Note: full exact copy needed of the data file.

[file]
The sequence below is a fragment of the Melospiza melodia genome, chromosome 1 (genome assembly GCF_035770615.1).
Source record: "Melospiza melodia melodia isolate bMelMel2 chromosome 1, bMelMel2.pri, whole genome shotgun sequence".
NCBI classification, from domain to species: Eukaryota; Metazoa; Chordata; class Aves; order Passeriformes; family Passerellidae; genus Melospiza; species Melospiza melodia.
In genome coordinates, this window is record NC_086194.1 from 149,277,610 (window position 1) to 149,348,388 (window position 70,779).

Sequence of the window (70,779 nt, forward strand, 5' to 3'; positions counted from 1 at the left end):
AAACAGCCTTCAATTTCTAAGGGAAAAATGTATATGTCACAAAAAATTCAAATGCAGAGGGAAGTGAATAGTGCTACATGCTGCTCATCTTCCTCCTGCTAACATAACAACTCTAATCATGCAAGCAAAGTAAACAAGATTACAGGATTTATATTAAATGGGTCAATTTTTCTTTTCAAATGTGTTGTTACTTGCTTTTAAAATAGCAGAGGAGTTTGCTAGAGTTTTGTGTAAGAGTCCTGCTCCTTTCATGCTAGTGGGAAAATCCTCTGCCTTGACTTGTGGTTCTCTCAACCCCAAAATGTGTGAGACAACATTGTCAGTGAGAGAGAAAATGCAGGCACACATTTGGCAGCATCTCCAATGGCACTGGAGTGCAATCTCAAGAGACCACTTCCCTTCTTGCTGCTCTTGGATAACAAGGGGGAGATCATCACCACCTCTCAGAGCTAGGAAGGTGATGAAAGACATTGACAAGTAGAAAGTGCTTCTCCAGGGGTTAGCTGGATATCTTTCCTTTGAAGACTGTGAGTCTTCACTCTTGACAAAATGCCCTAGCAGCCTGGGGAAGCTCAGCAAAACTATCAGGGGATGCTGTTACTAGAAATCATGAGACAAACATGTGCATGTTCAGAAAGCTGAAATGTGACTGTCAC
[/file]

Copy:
The sequence below is a fragment of the Melospiza melodia genome, chromosome 1 (genome assembly GCF_035770615.1).
Source record: "Melospiza melodia melodia isolate bMelMel2 chromosome 1, bMelMel2.pri, whole genome shotgun sequence".
NCBI classification, from domain to species: Eukaryota; Metazoa; Chordata; class Aves; order Passeriformes; family Passerellidae; genus Melospiza; species Melospiza melodia.
In genome coordinates, this window is record NC_086194.1 from 149,277,610 (window position 1) to 149,348,388 (window position 70,779).

Sequence of the window (70,779 nt, forward strand, 5' to 3'; positions counted from 1 at the left end):
AAACAGCCTTCAATTTCTAAGGGAAAAATGTATATGTCACAAAAAATTCAAATGCAGAGGGAAGTGAATAGTGCTACATGCTGCTCATCTTCCTCCTGCTAACATAACAACTCTAATCATGCAAGCAAAGTAAACAAGATTACAGGATTTATATTAAATGGGTCAATTTTTCTTTTCAAATGTGTTGTTACTTGCTTTTAAAATAGCAGAGGAGTTTGCTAGAGTTTTGTGTAAGAGTCCTGCTCCTTTCATGCTAGTGGGAAAATCCTCTGCCTTGACTTGTGGTTCTCTCAACCCCAAAATGTGTGAGACAACATTGTCAGTGAGAGAGAAAATGCAGGCACACATTTGGCAGCATCTCCAATGGCACTGGAGTGCAATCTCAAGAGACCACTTCCCTTCTTGCTGCTCTTGGATAACAAGGGGGAGATCATCACCACCTCTCAGAGCTAGGAAGGTGATGAAAGACATTGACAAGTAGAAAGTGCTTCTCCAGGGGTTAGCTGGATATCTTTCCTTTGAAGACTGTGAGTCTTCACTCTTGACAAAATGCCCTAGCAGCCTGGGGAAGCTCAGCAAAACTATCAGGGGATGCTGTTACTAGAAATCATGAGACAAACATGTGCATGTTCAGAAAGCTGAAATGTGACTGTCAC